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United States Court of Appeals for the Ninth Circuit
March 17, 2015, Argued and Submitted, San Francisco, California; September 30, 2015, Filed
Nos. 14-16601, 14-17068
[*1052] BYBEE, Circuit Judge:
] Section 1 of the Sherman Antitrust Act of 1890, 15 U.S.C. § 1, prohibits "[e]very contract, combination . . . , or conspiracy, in restraint of trade or commerce." For more than a century, the National Collegiate Athletic Association (NCAA) has prescribed rules governing the eligibility of athletes at its more than 1,000 member colleges and universities. Those rules prohibit student-athletes from being paid for the use of their names, images, and likenesses (NILs). The question presented in this momentous case is whether the NCAA's rules [**7] are subject to the antitrust laws and, if so, whether they are an unlawful restraint of trade.
After a bench trial and in a thorough opinion, the district court concluded that [*1053] the NCAA's compensation rules were an unlawful restraint of trade. It then enjoined the NCAA from prohibiting its member schools from giving student-athletes scholarships up to the full cost of attendance at their respective schools and up to $5,000 per year in deferred compensation, to be held in trust for student-athletes until after they leave college. As far as we are aware, the district court's decision is the first by any federal court to hold that any aspect of the NCAA's amateurism rules violate the antitrust laws, let alone to mandate by injunction that the NCAA change its practices.
We conclude that the district court's decision was largely correct. Although we agree with the Supreme Court and our sister circuits that many of the NCAA's amateurism rules are likely to be procompetitive, we hold that those rules are not exempt from antitrust scrutiny; rather, they must be analyzed under the Rule of Reason. Applying the Rule of Reason, we conclude that the district court correctly identified one proper alternative [**8] to the current NCAA compensation rules—i.e., allowing NCAA members to give scholarships up to the full cost of attendance—but that the district court's other remedy, allowing students to be paid cash compensation of up to $5,000 per year, was erroneous. We therefore affirm in part and reverse in part.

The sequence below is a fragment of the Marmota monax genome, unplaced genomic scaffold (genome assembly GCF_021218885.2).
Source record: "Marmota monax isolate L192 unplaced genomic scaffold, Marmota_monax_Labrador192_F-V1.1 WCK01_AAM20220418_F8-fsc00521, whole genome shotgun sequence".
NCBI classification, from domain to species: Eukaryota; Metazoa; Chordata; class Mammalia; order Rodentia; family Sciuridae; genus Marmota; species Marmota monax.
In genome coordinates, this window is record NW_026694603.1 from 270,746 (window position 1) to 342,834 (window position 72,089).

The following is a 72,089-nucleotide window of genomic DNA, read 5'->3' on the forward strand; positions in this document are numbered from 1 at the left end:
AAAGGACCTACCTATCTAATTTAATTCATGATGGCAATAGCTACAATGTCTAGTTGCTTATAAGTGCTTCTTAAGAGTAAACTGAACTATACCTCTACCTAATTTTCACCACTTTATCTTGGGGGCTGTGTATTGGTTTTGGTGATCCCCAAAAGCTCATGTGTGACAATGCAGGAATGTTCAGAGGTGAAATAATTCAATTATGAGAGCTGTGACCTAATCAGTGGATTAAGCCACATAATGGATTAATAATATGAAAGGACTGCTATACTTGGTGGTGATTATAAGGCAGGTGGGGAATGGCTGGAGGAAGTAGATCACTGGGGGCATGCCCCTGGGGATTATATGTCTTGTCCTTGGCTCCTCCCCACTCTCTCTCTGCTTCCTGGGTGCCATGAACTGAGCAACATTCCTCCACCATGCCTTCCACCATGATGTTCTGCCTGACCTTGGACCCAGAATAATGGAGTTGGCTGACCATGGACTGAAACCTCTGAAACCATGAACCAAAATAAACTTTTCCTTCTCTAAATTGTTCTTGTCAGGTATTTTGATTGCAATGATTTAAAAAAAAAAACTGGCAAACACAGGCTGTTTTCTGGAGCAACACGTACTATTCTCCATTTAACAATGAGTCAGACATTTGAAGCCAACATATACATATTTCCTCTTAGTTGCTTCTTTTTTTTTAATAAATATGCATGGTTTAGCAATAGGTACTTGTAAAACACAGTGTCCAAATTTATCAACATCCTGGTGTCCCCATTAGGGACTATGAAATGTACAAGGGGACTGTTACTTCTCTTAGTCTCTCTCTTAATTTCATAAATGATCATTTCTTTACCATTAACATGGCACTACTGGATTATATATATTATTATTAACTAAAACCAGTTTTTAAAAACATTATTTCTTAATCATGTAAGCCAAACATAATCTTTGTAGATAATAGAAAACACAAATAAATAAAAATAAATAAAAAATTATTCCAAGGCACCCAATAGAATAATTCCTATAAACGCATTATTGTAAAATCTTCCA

A. The NCAA
Full case includes Shepard's, Headnotes, Legal Analytics from Lex Machina, and more.
802 F.3d 1049 *; 2015 U.S. App. LEXIS 17193 **; 166 Lab. Cas. (CCH) P10,814; 2015-2 Trade Cas. (CCH) P79,311
EDWARD C. O'BANNON, JR., On Behalf of Himself and All Others Similarly Situated, Plaintiff-Appellee, v. NATIONAL COLLEGIATE ATHLETIC ASSOCIATION, AKA The NCAA, Defendant-Appellant, and ELECTRONIC ARTS, INC.; COLLEGIATE LICENSING COMPANY, AKA CLC, Defendants.
Subsequent History: US Supreme Court certiorari denied by Ncaa v. O'Bannon, 2016 U.S. LEXIS 5140 (U.S., Oct. 3, 2016)
US Supreme Court certiorari denied by O'Bannon v. Ncaa, 2016 U.S. LEXIS 5164 (U.S., Oct. 3, 2016)
Prior History: [**1] Appeal from the United States District Court for the Northern District of California. D.C. No. 4:09-cv-03329-CW. Claudia Wilken, Senior District Judge, Presiding.
O'Bannon v. NCAA, 7 F. Supp. 3d 955, 2014 U.S. Dist. LEXIS 110036 (N.D. Cal., 2014)
Disposition: AFFIRMED IN PART AND VACATED IN PART.
student-athletes, amateurism, athletes, district court, sports, schools, procompetitive, video game, football, attendance, paying, players, antitrust, consumer demand, college football, licensing, preserving, basketball, effective, college education, anticompetitive, consumers, recruits, Sherman Act, rights, television, output, full cost, plaintiffs', purposes
Antitrust & Trade Law, Sherman Act, Scope, General Overview, Regulated Practices, Private Actions, Sherman Act, Civil Procedure, Trials, Bench Trials, Appeals, Standards of Review, De Novo Review, Clearly Erroneous Review, Standing, Requirements, Price Fixing & Restraints of Trade, Per Se Rule & Rule of Reason